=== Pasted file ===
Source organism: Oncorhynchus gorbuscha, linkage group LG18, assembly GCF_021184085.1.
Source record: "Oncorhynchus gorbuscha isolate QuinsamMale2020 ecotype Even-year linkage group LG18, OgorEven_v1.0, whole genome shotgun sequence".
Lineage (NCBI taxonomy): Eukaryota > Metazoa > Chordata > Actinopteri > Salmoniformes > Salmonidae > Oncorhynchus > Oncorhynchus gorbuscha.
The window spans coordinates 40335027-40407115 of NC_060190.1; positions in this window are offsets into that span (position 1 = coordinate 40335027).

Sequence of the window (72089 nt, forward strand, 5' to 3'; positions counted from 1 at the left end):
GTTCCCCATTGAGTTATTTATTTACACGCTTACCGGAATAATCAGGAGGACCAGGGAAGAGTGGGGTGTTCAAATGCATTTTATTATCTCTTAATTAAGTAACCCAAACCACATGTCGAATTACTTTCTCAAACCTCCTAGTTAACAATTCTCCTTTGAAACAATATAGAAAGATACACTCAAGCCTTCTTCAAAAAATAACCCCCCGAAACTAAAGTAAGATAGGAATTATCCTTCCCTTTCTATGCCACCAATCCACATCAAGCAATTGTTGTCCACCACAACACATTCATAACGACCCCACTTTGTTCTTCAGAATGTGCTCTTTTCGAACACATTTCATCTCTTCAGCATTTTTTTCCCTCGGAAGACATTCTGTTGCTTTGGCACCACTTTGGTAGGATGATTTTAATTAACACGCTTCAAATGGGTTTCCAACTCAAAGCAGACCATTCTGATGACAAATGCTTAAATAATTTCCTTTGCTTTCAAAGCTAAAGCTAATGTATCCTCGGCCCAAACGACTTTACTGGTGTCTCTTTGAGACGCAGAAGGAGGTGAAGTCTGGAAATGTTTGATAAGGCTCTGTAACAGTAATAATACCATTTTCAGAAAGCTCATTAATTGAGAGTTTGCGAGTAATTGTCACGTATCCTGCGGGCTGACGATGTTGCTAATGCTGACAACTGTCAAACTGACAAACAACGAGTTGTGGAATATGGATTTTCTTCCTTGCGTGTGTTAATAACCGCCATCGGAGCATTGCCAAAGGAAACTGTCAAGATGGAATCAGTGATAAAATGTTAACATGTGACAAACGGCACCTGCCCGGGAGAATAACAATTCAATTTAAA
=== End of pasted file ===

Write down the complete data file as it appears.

Source organism: Oncorhynchus gorbuscha, linkage group LG18, assembly GCF_021184085.1.
Source record: "Oncorhynchus gorbuscha isolate QuinsamMale2020 ecotype Even-year linkage group LG18, OgorEven_v1.0, whole genome shotgun sequence".
Lineage (NCBI taxonomy): Eukaryota > Metazoa > Chordata > Actinopteri > Salmoniformes > Salmonidae > Oncorhynchus > Oncorhynchus gorbuscha.
The window spans coordinates 40335027-40407115 of NC_060190.1; positions in this window are offsets into that span (position 1 = coordinate 40335027).

Sequence of the window (72089 nt, forward strand, 5' to 3'; positions counted from 1 at the left end):
GTTCCCCATTGAGTTATTTATTTACACGCTTACCGGAATAATCAGGAGGACCAGGGAAGAGTGGGGTGTTCAAATGCATTTTATTATCTCTTAATTAAGTAACCCAAACCACATGTCGAATTACTTTCTCAAACCTCCTAGTTAACAATTCTCCTTTGAAACAATATAGAAAGATACACTCAAGCCTTCTTCAAAAAATAACCCCCCGAAACTAAAGTAAGATAGGAATTATCCTTCCCTTTCTATGCCACCAATCCACATCAAGCAATTGTTGTCCACCACAACACATTCATAACGACCCCACTTTGTTCTTCAGAATGTGCTCTTTTCGAACACATTTCATCTCTTCAGCATTTTTTTCCCTCGGAAGACATTCTGTTGCTTTGGCACCACTTTGGTAGGATGATTTTAATTAACACGCTTCAAATGGGTTTCCAACTCAAAGCAGACCATTCTGATGACAAATGCTTAAATAATTTCCTTTGCTTTCAAAGCTAAAGCTAATGTATCCTCGGCCCAAACGACTTTACTGGTGTCTCTTTGAGACGCAGAAGGAGGTGAAGTCTGGAAATGTTTGATAAGGCTCTGTAACAGTAATAATACCATTTTCAGAAAGCTCATTAATTGAGAGTTTGCGAGTAATTGTCACGTATCCTGCGGGCTGACGATGTTGCTAATGCTGACAACTGTCAAACTGACAAACAACGAGTTGTGGAATATGGATTTTCTTCCTTGCGTGTGTTAATAACCGCCATCGGAGCATTGCCAAAGGAAACTGTCAAGATGGAATCAGTGATAAAATGTTAACATGTGACAAACGGCACCTGCCCGGGAGAATAACAATTCAATTTAAA